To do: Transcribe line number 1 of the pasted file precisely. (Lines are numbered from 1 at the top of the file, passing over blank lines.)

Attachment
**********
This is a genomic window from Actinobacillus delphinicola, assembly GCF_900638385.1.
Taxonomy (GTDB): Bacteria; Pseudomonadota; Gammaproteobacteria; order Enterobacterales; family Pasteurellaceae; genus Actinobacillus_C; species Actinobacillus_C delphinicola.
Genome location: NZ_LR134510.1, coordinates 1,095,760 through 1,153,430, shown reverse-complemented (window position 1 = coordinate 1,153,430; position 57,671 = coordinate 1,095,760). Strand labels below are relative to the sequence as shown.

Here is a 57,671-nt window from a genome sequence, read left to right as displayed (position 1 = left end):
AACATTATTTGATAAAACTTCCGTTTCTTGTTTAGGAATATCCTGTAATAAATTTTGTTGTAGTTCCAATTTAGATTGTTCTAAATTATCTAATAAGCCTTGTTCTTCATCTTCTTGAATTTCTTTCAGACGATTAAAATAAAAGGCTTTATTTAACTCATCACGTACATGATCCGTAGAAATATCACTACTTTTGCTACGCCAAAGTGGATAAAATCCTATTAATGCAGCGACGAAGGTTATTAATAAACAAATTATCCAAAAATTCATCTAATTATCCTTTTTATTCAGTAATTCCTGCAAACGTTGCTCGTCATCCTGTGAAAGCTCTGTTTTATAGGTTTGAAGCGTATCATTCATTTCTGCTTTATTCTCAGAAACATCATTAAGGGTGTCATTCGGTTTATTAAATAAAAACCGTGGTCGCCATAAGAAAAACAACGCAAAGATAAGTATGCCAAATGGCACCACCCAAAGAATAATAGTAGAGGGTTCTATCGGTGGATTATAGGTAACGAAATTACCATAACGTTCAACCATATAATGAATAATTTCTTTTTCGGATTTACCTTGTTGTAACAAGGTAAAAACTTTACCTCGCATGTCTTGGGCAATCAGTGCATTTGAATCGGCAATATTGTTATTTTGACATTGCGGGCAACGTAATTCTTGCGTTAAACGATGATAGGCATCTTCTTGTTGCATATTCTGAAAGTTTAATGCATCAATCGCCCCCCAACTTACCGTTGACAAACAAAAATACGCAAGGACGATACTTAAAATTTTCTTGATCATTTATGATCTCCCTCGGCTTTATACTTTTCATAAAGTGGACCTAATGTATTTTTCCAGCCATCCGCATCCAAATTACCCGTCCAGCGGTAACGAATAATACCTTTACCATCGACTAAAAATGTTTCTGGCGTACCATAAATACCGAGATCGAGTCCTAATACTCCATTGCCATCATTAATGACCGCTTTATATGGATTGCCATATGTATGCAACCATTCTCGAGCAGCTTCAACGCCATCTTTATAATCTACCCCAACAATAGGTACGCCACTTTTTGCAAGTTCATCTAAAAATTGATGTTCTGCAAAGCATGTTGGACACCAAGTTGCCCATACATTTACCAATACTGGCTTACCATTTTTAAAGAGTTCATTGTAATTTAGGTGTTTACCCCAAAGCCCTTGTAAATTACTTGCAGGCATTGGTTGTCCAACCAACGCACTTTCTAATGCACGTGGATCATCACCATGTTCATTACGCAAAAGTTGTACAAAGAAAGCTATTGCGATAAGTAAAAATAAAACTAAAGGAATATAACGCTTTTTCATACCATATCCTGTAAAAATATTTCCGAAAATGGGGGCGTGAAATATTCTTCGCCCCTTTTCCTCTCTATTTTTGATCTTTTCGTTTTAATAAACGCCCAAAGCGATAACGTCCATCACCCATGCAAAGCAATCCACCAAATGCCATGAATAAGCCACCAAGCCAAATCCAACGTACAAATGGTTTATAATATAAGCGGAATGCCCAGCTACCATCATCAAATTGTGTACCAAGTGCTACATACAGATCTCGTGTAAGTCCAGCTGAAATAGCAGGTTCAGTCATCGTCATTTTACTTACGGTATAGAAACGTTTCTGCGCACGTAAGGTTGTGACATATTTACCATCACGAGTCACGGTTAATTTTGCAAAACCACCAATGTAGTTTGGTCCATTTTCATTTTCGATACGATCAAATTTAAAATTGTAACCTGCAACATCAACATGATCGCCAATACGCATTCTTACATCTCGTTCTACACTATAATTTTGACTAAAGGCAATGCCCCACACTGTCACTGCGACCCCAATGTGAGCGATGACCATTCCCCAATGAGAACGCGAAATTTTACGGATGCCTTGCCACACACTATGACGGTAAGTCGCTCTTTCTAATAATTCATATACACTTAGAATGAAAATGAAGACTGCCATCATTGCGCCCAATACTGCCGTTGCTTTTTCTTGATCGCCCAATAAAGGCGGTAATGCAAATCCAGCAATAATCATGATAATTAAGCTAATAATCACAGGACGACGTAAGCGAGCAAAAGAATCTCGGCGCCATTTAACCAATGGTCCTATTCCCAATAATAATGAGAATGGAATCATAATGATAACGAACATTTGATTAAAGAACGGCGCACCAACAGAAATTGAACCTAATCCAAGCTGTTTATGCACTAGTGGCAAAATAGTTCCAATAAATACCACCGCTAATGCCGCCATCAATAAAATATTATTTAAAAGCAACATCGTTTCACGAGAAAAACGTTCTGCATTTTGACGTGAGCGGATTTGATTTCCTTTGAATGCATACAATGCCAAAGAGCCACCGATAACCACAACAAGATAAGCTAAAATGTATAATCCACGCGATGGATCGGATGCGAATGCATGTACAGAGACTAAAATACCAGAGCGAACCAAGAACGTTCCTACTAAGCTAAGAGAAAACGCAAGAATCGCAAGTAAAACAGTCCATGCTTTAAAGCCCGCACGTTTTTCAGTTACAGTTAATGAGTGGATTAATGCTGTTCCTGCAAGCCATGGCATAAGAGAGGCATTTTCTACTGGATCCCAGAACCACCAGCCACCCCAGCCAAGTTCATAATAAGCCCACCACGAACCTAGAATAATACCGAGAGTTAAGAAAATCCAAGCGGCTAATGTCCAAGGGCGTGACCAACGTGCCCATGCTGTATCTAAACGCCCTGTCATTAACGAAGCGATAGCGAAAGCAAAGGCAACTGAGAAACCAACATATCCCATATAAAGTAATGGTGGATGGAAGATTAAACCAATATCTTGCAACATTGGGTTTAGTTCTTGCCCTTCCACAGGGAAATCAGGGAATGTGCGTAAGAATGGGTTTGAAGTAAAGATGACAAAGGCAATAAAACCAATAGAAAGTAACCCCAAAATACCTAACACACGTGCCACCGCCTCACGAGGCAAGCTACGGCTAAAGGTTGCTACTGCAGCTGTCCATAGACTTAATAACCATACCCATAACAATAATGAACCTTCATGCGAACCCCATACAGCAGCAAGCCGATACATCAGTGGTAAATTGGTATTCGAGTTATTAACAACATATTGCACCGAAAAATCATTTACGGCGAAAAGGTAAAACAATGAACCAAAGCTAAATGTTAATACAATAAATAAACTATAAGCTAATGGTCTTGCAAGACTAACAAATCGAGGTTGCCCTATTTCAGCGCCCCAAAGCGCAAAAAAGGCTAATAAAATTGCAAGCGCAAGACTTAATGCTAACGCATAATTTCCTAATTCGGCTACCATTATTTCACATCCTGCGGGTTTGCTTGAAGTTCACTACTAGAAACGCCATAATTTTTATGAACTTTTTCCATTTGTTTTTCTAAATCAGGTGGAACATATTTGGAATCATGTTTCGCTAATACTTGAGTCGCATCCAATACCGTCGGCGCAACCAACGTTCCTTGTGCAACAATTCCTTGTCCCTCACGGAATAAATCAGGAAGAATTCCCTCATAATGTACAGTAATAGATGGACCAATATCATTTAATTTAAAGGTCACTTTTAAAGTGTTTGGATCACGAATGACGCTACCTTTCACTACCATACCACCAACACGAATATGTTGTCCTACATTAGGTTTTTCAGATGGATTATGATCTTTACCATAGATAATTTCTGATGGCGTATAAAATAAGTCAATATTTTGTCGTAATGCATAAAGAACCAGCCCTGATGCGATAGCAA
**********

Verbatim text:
This is a genomic window from Actinobacillus delphinicola, assembly GCF_900638385.1.